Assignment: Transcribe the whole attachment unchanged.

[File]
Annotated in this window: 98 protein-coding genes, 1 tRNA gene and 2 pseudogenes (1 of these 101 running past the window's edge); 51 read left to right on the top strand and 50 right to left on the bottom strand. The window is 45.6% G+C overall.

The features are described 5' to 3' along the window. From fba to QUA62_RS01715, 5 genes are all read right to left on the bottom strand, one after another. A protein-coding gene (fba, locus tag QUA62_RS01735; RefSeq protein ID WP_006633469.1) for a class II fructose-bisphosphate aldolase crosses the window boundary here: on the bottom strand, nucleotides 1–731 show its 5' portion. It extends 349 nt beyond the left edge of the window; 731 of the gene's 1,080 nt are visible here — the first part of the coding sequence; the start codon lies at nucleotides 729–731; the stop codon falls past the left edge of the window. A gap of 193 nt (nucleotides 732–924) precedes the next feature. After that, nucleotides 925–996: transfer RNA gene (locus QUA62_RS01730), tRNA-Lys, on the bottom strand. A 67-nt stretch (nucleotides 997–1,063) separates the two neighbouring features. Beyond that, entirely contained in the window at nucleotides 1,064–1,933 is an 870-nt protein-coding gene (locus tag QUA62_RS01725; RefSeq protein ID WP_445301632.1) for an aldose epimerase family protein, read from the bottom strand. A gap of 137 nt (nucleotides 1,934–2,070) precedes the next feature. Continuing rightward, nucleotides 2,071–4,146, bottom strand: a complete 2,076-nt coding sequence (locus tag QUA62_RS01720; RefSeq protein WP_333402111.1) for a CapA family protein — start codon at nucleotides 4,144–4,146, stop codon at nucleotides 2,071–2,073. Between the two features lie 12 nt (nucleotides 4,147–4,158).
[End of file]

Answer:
Annotated in this window: 98 protein-coding genes, 1 tRNA gene and 2 pseudogenes (1 of these 101 running past the window's edge); 51 read left to right on the top strand and 50 right to left on the bottom strand. The window is 45.6% G+C overall.

The features are described 5' to 3' along the window. From fba to QUA62_RS01715, 5 genes are all read right to left on the bottom strand, one after another. A protein-coding gene (fba, locus tag QUA62_RS01735; RefSeq protein ID WP_006633469.1) for a class II fructose-bisphosphate aldolase crosses the window boundary here: on the bottom strand, nucleotides 1–731 show its 5' portion. It extends 349 nt beyond the left edge of the window; 731 of the gene's 1,080 nt are visible here — the first part of the coding sequence; the start codon lies at nucleotides 729–731; the stop codon falls past the left edge of the window. A gap of 193 nt (nucleotides 732–924) precedes the next feature. After that, nucleotides 925–996: transfer RNA gene (locus QUA62_RS01730), tRNA-Lys, on the bottom strand. A 67-nt stretch (nucleotides 997–1,063) separates the two neighbouring features. Beyond that, entirely contained in the window at nucleotides 1,064–1,933 is an 870-nt protein-coding gene (locus tag QUA62_RS01725; RefSeq protein ID WP_445301632.1) for an aldose epimerase family protein, read from the bottom strand. A gap of 137 nt (nucleotides 1,934–2,070) precedes the next feature. Continuing rightward, nucleotides 2,071–4,146, bottom strand: a complete 2,076-nt coding sequence (locus tag QUA62_RS01720; RefSeq protein WP_333402111.1) for a CapA family protein — start codon at nucleotides 4,144–4,146, stop codon at nucleotides 2,071–2,073. Between the two features lie 12 nt (nucleotides 4,147–4,158).